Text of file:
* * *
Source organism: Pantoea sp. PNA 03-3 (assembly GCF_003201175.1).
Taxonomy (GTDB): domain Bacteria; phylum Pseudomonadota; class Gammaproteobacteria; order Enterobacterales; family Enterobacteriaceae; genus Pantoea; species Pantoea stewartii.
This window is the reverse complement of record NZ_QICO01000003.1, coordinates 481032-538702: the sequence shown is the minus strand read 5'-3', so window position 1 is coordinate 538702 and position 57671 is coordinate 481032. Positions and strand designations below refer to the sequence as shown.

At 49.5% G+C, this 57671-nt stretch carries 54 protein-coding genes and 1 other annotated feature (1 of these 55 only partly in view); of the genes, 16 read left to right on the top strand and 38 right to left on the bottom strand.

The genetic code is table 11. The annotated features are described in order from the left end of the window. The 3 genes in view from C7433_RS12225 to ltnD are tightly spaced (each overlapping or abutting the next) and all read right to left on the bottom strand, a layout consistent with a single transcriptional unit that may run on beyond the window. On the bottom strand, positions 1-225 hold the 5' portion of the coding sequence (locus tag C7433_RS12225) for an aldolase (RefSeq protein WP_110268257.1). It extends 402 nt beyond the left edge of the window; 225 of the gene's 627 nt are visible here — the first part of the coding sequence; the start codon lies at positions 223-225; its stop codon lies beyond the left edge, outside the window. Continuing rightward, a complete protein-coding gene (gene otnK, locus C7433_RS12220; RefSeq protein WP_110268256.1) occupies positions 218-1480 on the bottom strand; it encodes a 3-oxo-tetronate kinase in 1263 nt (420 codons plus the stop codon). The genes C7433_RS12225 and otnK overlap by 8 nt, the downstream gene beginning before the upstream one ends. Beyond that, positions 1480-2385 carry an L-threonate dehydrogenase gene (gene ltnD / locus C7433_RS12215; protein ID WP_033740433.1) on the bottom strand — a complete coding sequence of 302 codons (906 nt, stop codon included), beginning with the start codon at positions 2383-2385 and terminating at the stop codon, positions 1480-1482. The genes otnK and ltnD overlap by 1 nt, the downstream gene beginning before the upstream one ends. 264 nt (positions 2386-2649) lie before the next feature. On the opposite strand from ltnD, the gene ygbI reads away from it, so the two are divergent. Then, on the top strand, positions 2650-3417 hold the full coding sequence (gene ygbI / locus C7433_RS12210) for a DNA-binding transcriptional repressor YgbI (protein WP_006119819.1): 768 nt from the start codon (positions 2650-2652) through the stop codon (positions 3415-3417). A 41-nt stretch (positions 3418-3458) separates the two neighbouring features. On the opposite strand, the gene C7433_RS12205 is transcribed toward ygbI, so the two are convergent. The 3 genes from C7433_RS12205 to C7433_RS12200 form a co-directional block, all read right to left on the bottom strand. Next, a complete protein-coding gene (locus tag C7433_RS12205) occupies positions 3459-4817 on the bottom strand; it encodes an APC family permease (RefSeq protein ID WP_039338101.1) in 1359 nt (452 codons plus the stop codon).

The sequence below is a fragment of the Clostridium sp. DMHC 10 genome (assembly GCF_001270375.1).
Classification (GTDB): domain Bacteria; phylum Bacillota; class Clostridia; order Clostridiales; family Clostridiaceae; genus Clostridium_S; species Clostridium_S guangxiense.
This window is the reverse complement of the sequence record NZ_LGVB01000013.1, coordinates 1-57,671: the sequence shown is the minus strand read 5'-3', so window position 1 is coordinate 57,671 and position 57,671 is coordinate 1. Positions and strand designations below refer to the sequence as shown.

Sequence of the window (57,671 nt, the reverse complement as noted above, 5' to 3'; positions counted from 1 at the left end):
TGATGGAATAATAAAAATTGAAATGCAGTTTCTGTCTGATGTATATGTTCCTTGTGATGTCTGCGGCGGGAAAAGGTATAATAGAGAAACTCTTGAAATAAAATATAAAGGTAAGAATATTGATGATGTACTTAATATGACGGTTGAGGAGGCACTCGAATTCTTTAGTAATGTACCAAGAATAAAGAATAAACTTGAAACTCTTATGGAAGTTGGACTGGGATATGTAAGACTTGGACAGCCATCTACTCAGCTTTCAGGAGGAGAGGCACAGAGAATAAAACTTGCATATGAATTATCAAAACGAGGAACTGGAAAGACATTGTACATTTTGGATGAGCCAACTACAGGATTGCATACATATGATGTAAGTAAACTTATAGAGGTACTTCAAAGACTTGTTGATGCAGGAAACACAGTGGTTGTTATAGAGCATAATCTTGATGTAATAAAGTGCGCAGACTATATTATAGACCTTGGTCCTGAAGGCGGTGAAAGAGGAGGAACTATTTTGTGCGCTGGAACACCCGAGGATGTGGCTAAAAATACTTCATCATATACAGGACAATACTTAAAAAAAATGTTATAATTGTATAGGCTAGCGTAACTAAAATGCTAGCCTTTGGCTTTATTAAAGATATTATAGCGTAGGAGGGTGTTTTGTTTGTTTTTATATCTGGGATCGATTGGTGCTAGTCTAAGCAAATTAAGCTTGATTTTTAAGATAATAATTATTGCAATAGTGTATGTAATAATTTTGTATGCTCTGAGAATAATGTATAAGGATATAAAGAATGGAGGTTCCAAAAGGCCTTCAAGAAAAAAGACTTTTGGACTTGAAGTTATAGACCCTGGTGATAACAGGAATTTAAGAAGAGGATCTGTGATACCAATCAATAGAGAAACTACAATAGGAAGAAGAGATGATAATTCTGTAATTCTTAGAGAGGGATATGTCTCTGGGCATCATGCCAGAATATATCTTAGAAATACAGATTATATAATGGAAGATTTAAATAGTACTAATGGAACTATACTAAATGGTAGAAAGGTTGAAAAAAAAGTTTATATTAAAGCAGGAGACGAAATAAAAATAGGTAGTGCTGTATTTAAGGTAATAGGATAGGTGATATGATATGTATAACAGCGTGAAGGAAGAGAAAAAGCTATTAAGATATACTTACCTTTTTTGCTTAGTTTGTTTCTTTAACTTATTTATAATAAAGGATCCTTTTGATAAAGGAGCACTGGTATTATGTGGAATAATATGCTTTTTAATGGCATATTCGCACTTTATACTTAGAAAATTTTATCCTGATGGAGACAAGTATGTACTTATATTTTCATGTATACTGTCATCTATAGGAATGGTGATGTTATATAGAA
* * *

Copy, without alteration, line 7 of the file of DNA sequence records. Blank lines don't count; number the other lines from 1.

Classification (GTDB): domain Bacteria; phylum Bacillota; class Clostridia; order Clostridiales; family Clostridiaceae; genus Clostridium_S; species Clostridium_S guangxiense.